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Mysterious Galaxy signal comes from the past, not dark matter

An artistic illustration of the milky way Galaxy with a bulge of old stars in the core

(L Jaramillo and O pierre macias, Virginia Tech)

A mysterious cosmic signal radiates from the center of our milky way Galaxy is actually caused by old stars, rather than dark matter, according to a new study.

There is a mysterious abundance of high-energy gamma-rays in the Milky way’s core, also known as the galactic bulge. Previous studies suggested that this abundance is born from the dark matter — the mysterious, invisible substance that does not emit light or energy, but it is thought to be the largest part of the matter in the universe.

Instead, new research shows that the gamma-rays originate from thousands of fast rotating neutron stars known as millisecond pulsars, which are believed to be about 10 billion years old. Because the stars are so far away, their emissions appeared to merge into a signal that astronomers had previously interpreted as dark matter, according to a statement from the Australian National University (ANU). [Our milky way Galaxy’s Core Revealed (Photos)]

“On the distance to the center of our galaxy, the emission of many thousands of these swirling, dense stars could mix together to imitate smoothly divided signal that we expect from dark matter,” Roland Crocker, co-author of the study and a researcher from the ANU Research School of Astronomy and Astrophysics, said in the statement.

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Although dark matter cannot be directly observed, it is thought to be made of weakly interacting massive particles (Wimps). These particles may occasionally crash into each other and rays, that is a billion times more energy than visible light. That is the reason why astronomers previously thought that gamma rays-the highest energy light in the universe — to be found in the centre of the milky way Galaxy originated from dark matter, the researchers said.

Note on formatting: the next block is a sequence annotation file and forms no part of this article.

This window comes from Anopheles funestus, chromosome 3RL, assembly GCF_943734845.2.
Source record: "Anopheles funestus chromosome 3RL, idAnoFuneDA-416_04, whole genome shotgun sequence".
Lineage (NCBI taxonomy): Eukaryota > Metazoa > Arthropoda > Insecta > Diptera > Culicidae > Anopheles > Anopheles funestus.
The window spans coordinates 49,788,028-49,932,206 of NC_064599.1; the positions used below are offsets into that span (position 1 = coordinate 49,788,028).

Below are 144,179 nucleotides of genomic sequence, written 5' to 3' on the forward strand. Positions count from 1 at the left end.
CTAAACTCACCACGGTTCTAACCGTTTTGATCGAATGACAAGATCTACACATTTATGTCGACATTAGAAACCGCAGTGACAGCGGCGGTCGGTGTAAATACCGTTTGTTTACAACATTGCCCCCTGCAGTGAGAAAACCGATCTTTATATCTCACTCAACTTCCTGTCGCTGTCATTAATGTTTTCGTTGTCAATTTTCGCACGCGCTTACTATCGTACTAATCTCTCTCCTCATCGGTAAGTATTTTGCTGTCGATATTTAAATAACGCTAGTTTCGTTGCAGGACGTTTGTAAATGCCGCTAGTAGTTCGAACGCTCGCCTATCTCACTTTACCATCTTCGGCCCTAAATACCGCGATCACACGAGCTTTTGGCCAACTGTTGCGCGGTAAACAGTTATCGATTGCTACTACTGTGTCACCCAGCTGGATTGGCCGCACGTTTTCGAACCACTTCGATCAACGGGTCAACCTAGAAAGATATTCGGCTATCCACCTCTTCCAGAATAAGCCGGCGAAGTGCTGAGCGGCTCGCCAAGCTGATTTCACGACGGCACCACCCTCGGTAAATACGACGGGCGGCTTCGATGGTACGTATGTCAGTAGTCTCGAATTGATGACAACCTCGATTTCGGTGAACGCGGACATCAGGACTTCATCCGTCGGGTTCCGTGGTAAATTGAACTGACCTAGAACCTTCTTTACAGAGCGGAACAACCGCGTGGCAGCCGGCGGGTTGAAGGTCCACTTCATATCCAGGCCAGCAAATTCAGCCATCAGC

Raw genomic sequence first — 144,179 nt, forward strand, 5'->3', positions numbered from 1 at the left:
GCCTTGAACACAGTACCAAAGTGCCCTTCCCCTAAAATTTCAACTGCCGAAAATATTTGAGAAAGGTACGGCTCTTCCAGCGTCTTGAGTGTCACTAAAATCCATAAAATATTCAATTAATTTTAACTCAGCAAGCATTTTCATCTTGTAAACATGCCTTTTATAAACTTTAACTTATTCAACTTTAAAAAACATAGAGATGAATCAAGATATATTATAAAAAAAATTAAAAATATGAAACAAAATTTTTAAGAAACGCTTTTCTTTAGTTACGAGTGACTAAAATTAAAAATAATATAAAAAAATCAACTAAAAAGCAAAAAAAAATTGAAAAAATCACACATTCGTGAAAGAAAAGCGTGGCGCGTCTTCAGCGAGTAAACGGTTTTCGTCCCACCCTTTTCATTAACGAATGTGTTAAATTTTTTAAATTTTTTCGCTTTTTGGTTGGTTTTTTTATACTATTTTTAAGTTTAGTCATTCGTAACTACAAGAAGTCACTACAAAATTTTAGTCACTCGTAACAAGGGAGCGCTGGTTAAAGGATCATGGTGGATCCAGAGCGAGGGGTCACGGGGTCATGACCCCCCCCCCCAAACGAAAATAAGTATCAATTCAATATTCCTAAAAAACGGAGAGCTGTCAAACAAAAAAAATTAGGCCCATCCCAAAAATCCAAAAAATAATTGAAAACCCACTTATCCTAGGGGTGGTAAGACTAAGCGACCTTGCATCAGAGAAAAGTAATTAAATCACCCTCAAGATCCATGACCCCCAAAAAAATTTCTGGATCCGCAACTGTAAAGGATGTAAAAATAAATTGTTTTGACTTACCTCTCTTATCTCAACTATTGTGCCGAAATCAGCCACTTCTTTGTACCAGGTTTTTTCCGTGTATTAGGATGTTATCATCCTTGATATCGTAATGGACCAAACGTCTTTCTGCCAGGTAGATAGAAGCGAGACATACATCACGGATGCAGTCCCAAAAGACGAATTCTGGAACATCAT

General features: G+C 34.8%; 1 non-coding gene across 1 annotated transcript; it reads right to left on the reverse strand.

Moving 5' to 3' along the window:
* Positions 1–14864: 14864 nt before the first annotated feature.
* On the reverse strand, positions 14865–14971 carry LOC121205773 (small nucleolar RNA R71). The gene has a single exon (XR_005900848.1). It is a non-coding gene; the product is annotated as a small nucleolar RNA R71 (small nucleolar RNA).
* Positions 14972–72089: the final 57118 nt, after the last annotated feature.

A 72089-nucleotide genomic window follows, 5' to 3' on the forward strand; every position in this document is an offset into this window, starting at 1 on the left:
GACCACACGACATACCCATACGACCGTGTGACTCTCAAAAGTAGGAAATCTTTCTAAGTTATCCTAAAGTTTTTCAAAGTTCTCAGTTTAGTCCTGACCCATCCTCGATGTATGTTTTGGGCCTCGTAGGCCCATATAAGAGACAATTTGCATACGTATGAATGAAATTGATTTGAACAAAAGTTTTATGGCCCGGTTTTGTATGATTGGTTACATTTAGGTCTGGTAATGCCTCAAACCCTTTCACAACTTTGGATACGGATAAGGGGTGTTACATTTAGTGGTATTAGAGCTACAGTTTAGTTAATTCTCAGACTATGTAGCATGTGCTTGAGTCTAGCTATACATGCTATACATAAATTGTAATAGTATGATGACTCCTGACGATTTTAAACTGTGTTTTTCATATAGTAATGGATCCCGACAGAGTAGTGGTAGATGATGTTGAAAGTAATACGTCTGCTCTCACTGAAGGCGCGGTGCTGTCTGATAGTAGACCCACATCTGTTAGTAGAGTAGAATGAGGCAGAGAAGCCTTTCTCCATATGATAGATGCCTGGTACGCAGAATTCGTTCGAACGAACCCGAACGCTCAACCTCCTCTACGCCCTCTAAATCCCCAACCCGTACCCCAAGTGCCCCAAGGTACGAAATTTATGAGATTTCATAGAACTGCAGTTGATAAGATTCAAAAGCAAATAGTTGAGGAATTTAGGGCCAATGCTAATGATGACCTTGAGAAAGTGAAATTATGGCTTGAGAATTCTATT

Using data from the Fermi Gamma-ray Space Telescope, which have been orbiting the Earth since 2008, the researchers found that the milky way Galaxy in the gamma-ray signals mirror the distribution of the stars in the center of the milky way. This data further supports the idea that the gamma-rays come from old stars, instead of dark matter, the study said. [The Search for Dark Matter in Photos]

A mysterious cosmic signal radiates from the center of our milky way Galaxy is actually caused by old stars, rather than dark matter, according to a new study.

There is a mysterious abundance of high-energy gamma-rays in the Milky way’s core, also known as the galactic bulge. Previous studies suggested that this abundance is born from the dark matter — the mysterious, invisible substance that does not emit light or energy, but it is thought to be the largest part of the matter in the universe.

Instead, new research shows that the gamma-rays originate from thousands of fast rotating neutron stars known as millisecond pulsars, which are believed to be about 10 billion years old. Because the stars are so far away, their emissions appeared to merge into a signal that astronomers had previously interpreted as dark matter, according to a statement from the Australian National University (ANU). [Our milky way Galaxy’s Core Revealed (Photos)]

 

“On the distance to the center of our galaxy, the emission of many thousands of these swirling, dense stars could mix together to imitate smoothly divided signal that we expect from dark matter,” Roland Crocker, co-author of the study and a researcher from the ANU Research School of Astronomy and Astrophysics, said in the statement.

Although dark matter cannot be directly observed, it is thought to be made of weakly interacting massive particles (Wimps). These particles may occasionally crash into each other and rays, that is a billion times more energy than visible light. That is the reason why astronomers previously thought that gamma rays-the highest energy light in the universe — to be found in the centre of the milky way Galaxy originated from dark matter, the researchers said.

Using data from the Fermi Gamma-ray Space Telescope, which have been orbiting the Earth since 2008, the researchers found that the milky way Galaxy in the gamma-ray signals mirror the distribution of the stars in the center of the milky way. This data further supports the idea that the gamma-rays come from old stars, instead of dark matter, the study said. [The Search for Dark Matter in Photos]

 

 

 

 

 

 

 

 

 

“While the center of our galaxy may be rich in dark matter, it is also populated by old stars that there is a structure called the galactic bulge,” Crocker said in the statement.

“Current observational and theoretical work is underway to verify or refute the hypothesis that the gamma-ray signal comes from millisecond pulsars,” Croker added. However, “millisecond pulsars close to the Earth are known to be gamma-ray emitters.”

The findings were published March 12 in the journal Nature Astronomy.

Original article on Space.com.

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